Split-Screens—Contemporary Dualism

splitprism

Social networks, the structure of some of today’s blockbuster novels, and experiments in original content for television and movies have given us a world that is a split-screen reality. Plot has merged with multiple points-of-view (POV) more than ever.

Pushing further, there is no one reality but a gradient of realities, in flux, and based upon the beholder. A split-screen reality.  No black and white, but seemingly infinite shades of gray. Our individual reality, in truth, is a fiction emotionally true and relevant but not absolute.

TV series like the award-winning “The Affair” or Netflix’s “Bloodlines” , present a number of points of view, with the audience unsure about the truthfulness of any given character as the drama moves forward. Other examples of split-screen reality include the blockbuster novel and movie Gone Girl, and Celeste Ng’s exceptional novel, “Everything We Never Told You”. The authors dive into a range of point-of-view characters whose retelling of scenes often is head-spinning. But that’s the point.

Characters we love can also be unlovable. The dualism pulls us in more. Just watch as the point-of-view shifts in Gone Girl. Amy is a demon (from her husband, Nick’s, point of view) until we hear her side of events. While not a sympathetic character, we soon realize the two main characters both have different realities, revealing only what they wish to reveal: what novelists call “unreliable narrators” who can’t share a single narrative.

Multiple witnesses of events recall the Rashomon effect (named after the classic 1950 Kurosawa film). We as viewers watch the same story, only from a different character’s point of view. Each character’s viewpoint seems like the truth until we hear the next version. We end up unable to make sense of the contradictory stories: to connect the dots and reveal the truth. Who is lying and who is telling the truth? The answer may be “both”. The viewer’s (or reader’s) sympathies switch from account to another. At the conclusion, all versions remain equally plausible and equally suspect.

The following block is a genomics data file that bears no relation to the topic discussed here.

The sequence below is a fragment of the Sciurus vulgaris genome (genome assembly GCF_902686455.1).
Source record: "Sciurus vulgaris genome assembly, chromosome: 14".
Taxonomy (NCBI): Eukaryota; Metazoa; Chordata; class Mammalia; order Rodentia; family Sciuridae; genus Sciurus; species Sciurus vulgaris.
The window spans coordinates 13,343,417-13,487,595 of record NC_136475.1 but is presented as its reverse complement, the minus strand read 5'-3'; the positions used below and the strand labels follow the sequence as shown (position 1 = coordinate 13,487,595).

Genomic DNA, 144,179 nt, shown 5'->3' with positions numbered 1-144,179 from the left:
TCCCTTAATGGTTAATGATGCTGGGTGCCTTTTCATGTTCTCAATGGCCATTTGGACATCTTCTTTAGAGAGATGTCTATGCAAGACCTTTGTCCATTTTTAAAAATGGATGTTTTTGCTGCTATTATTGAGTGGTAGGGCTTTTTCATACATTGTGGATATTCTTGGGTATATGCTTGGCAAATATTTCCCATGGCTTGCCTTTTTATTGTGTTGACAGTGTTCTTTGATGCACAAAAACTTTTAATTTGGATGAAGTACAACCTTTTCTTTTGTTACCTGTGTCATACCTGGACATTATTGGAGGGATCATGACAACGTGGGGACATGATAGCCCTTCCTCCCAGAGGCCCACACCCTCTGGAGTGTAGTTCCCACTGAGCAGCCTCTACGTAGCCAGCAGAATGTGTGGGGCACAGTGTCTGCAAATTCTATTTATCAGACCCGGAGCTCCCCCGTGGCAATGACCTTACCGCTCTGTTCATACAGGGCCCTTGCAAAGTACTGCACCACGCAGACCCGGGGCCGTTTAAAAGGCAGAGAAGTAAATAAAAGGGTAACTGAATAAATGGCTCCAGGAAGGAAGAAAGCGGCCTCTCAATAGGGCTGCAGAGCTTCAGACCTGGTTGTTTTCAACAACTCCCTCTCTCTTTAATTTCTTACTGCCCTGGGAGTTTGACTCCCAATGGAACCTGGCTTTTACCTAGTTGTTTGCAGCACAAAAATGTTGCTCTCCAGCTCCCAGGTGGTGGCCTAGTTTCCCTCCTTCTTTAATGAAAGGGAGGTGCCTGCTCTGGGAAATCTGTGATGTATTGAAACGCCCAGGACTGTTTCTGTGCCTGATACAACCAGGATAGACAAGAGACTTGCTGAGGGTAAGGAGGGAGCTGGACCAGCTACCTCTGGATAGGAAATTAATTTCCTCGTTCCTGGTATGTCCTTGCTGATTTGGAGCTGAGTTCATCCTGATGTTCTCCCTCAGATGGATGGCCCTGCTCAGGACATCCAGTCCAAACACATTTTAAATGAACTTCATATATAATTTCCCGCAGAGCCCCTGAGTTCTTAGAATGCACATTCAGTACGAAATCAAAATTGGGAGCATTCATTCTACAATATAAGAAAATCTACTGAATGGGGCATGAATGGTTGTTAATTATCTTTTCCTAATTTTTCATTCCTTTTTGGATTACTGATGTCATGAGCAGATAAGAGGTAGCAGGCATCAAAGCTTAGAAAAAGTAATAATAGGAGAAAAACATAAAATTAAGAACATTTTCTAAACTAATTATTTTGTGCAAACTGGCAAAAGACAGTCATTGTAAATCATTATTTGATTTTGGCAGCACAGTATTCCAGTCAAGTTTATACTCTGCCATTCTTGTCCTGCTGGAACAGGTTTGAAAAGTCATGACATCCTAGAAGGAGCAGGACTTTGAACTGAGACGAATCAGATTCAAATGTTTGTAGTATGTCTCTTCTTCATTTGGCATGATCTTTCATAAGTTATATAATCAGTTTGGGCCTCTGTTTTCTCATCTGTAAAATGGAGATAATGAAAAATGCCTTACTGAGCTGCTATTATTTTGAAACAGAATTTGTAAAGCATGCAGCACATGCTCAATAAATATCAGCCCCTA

Still, why does it amaze us when intelligent folks can diverge so much in their opinions and perceptions of exactly the same thing? We want to know more about that divergence. No matter what we read, no matter what we hear or see on TV, YouTube, or Facebook we are confronted with someone else’s interpretation, created from their own experiences and background… experiences and background which may be completely different from our own.

The split-screen reality of drama, literature, and the Internet reinforces the notion of multiple realities, of contradictory interpretations of the same event by different people. Memories are already being replaced  not only by the stories we tell, but also by the posts we read, the blogs, the “data”– so that all that remains is a memory of a memory of a memory of what is fact and what is truth. Some details are reinforced with each telling while others fade, lost forever. Which version will I tell to whom? And why? Which do I believe is real?

 

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